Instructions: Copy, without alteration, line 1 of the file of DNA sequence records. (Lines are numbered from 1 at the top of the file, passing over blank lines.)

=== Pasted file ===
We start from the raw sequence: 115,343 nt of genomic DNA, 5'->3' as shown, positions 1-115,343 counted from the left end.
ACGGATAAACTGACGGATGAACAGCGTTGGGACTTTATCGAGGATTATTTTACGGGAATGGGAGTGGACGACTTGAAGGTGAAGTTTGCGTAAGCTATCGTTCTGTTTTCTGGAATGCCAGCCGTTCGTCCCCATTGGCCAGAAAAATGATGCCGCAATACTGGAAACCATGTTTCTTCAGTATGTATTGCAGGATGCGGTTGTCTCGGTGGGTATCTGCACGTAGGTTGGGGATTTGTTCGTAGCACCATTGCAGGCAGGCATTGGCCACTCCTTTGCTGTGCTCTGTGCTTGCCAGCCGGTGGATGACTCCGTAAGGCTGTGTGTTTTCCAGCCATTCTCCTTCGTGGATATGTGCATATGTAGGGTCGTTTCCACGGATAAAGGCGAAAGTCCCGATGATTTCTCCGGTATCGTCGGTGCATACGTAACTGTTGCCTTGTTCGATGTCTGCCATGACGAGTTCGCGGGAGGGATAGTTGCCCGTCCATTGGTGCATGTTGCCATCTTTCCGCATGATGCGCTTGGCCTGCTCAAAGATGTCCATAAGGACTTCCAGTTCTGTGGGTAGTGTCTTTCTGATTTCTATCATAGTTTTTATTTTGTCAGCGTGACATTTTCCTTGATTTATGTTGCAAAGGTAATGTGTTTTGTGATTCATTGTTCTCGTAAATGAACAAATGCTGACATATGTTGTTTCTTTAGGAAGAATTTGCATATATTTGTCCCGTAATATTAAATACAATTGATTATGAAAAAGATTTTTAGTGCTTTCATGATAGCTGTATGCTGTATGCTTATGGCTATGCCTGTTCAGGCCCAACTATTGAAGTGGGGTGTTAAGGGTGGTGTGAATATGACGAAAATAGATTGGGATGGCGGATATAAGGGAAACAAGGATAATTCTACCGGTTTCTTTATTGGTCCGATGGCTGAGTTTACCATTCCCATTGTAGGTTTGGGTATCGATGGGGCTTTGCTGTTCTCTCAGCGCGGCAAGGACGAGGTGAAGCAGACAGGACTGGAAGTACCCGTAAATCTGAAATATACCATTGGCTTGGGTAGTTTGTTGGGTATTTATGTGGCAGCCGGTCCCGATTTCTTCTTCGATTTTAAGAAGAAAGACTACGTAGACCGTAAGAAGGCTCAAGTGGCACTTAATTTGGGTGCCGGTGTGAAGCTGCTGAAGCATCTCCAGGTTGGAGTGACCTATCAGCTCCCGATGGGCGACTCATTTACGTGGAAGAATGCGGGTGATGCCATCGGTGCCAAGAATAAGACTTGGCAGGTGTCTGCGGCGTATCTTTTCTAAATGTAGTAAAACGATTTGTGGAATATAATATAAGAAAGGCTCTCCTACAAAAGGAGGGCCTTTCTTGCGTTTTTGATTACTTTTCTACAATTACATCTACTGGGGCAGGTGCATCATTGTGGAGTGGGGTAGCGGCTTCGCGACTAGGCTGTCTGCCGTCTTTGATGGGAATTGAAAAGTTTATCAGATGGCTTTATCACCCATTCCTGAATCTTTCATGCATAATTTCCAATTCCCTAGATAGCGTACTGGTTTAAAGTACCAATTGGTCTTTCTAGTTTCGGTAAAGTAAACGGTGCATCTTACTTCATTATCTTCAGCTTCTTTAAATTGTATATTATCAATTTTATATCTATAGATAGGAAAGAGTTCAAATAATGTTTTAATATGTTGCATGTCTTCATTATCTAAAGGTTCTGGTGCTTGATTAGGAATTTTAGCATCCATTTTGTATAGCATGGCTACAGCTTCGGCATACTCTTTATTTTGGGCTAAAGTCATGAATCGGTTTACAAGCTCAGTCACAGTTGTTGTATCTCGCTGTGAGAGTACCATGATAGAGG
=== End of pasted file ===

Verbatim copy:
We start from the raw sequence: 115,343 nt of genomic DNA, 5'->3' as shown, positions 1-115,343 counted from the left end.